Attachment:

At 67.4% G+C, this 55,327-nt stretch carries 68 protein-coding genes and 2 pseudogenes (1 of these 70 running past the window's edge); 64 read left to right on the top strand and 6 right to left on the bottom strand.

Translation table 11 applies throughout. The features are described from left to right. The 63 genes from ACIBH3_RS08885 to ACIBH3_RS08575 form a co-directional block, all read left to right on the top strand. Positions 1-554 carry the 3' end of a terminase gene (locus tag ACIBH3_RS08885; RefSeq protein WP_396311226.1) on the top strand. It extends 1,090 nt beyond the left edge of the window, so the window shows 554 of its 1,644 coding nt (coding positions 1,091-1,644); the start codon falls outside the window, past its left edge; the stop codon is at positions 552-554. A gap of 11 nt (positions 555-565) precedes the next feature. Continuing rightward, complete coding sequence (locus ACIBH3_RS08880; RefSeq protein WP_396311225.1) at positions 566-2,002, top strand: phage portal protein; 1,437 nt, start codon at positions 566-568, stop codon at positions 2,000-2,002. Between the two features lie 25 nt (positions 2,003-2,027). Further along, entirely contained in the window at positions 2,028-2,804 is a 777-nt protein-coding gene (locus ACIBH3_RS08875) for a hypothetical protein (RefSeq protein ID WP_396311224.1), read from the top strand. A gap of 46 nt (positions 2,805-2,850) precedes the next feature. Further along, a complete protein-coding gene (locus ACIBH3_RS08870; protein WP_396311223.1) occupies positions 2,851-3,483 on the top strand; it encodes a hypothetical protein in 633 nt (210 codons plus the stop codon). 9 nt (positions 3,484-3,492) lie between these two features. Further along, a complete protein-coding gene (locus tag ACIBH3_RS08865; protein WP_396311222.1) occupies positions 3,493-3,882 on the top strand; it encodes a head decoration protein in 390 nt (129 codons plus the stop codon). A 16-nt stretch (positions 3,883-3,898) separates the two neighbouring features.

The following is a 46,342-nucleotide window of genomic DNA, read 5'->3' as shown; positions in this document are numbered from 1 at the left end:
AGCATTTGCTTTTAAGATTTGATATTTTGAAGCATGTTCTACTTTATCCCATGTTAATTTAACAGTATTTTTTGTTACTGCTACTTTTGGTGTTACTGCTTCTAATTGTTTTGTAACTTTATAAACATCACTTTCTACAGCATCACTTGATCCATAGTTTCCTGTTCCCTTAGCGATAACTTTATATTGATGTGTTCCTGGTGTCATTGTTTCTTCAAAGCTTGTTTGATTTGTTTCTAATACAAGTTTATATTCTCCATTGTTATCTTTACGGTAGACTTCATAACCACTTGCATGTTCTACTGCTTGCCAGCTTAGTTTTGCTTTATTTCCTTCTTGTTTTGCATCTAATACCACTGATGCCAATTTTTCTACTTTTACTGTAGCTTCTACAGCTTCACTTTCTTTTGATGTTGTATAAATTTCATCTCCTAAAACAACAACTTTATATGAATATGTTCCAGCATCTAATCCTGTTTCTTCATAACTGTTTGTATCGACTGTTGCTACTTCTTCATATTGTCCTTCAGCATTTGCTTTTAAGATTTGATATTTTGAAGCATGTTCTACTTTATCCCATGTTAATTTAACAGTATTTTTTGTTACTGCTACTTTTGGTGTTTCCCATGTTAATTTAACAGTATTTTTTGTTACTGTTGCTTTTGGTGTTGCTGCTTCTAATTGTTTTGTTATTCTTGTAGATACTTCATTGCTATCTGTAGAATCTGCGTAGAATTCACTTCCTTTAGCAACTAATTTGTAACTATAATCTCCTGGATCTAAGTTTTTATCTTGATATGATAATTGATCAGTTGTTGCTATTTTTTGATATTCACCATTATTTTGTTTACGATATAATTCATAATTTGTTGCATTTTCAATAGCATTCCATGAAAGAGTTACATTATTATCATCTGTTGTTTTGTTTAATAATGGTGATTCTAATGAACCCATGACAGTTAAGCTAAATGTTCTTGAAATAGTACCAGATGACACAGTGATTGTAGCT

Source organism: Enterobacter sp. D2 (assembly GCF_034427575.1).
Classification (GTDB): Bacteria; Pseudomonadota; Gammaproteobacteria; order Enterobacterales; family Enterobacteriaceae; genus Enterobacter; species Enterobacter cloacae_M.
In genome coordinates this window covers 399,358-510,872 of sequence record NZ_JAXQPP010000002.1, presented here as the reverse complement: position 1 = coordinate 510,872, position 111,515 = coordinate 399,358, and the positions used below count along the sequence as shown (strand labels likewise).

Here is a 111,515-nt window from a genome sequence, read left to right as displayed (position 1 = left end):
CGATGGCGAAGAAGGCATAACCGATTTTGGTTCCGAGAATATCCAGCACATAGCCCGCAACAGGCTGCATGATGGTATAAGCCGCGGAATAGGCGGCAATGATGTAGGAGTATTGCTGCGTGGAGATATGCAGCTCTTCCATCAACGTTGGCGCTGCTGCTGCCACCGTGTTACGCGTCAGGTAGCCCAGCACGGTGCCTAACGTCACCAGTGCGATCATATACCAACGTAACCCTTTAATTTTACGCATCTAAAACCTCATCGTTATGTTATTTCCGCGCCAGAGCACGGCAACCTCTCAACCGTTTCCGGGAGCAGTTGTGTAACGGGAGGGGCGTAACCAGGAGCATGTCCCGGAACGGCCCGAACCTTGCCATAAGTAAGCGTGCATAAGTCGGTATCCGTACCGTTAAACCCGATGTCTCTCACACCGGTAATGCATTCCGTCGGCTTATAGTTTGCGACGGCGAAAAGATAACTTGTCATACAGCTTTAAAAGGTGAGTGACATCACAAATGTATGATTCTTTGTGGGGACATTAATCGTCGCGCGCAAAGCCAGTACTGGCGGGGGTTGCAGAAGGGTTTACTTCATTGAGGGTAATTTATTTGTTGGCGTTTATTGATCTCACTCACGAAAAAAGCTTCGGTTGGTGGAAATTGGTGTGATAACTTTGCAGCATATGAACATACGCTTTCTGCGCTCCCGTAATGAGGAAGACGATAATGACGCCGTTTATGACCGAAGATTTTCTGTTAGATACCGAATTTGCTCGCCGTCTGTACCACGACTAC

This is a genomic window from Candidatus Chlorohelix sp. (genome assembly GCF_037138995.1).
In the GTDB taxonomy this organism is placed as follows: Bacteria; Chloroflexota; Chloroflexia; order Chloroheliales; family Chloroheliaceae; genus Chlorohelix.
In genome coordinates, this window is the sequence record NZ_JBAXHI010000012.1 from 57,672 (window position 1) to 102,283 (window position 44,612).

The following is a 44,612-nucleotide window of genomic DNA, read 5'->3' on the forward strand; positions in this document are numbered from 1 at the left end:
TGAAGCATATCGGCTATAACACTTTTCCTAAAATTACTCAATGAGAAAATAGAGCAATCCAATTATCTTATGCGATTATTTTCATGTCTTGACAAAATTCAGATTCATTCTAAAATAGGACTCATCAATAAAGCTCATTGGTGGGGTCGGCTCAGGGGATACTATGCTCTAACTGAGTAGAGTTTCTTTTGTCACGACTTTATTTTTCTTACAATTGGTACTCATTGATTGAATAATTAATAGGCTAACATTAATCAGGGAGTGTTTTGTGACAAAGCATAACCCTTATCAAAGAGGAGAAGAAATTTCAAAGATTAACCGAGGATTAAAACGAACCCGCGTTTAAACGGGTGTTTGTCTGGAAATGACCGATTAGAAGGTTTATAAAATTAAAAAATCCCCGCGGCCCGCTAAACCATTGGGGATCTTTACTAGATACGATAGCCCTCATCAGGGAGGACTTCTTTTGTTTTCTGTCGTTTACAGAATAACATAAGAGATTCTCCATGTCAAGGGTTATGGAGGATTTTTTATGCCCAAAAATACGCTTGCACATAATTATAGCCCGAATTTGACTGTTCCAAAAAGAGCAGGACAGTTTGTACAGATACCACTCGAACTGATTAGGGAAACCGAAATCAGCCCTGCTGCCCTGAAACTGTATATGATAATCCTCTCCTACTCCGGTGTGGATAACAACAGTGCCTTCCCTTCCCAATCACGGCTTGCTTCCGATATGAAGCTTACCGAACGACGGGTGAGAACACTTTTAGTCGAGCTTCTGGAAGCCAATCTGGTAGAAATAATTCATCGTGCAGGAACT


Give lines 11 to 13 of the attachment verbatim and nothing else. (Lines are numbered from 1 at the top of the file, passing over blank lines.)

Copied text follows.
In the GTDB taxonomy this organism is placed as follows: Bacteria; Chloroflexota; Chloroflexia; order Chloroheliales; family Chloroheliaceae; genus Chlorohelix.
In genome coordinates, this window is the sequence record NZ_JBAXHI010000012.1 from 57,672 (window position 1) to 102,283 (window position 44,612).

The following is a 44,612-nucleotide window of genomic DNA, read 5'->3' on the forward strand; positions in this document are numbered from 1 at the left end: